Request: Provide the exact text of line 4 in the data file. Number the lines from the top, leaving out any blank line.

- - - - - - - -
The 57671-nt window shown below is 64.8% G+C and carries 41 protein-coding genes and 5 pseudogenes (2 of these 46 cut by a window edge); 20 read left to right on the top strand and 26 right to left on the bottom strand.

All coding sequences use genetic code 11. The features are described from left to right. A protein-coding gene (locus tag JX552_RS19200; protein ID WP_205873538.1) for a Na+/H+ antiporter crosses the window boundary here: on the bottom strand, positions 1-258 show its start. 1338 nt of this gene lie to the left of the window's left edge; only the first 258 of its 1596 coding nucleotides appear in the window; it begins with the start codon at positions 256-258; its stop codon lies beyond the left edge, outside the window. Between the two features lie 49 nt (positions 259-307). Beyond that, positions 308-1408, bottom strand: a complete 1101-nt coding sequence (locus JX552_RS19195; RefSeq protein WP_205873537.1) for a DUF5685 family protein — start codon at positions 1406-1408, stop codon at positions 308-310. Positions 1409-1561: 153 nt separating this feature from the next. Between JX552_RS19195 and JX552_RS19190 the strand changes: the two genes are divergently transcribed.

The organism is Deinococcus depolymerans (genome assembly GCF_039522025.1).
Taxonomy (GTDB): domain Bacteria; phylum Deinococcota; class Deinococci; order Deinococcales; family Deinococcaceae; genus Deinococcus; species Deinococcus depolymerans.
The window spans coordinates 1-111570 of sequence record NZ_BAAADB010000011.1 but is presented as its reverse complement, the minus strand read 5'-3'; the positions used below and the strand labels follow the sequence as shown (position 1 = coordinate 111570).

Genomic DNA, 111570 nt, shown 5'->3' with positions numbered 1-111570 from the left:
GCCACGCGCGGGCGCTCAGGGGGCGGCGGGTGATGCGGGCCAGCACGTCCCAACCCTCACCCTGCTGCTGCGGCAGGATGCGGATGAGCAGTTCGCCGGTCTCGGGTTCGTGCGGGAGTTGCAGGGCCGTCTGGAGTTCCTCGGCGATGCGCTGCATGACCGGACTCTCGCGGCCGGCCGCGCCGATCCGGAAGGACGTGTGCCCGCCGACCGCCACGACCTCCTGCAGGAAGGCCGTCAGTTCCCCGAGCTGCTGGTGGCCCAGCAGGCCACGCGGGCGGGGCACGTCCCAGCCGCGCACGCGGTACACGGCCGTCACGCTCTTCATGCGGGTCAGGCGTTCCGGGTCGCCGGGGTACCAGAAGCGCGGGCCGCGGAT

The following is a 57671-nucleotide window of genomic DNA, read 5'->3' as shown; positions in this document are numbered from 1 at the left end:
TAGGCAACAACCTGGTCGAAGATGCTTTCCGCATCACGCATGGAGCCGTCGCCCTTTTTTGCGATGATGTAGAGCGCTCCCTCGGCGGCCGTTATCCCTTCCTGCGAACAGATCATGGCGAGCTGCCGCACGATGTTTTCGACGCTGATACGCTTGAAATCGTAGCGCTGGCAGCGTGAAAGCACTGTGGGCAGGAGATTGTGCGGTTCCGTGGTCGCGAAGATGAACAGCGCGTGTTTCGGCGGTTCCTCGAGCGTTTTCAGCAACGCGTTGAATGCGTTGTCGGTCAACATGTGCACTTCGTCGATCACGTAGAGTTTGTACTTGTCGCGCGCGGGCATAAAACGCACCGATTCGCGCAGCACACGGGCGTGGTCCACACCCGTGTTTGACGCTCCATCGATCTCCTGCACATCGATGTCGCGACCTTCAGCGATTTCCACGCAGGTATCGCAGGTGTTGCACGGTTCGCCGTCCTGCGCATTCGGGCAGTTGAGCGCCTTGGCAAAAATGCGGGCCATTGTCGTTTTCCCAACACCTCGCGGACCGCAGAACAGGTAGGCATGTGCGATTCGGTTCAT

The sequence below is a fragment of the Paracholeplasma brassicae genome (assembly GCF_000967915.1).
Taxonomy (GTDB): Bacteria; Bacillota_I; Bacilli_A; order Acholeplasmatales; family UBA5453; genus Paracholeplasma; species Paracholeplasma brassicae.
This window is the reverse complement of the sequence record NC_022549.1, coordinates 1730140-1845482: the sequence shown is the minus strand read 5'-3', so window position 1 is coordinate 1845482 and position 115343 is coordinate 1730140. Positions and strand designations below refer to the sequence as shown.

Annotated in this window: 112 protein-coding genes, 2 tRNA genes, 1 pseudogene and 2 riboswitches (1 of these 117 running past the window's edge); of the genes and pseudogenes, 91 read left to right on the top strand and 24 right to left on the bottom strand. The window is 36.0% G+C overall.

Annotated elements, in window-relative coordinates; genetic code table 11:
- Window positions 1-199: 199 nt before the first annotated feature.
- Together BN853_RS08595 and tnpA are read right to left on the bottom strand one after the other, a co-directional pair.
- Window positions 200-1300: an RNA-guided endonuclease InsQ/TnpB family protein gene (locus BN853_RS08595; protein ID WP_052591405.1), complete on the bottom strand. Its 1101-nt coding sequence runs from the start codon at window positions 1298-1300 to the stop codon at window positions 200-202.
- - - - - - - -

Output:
Taxonomy (GTDB): domain Bacteria; phylum Deinococcota; class Deinococci; order Deinococcales; family Deinococcaceae; genus Deinococcus; species Deinococcus depolymerans.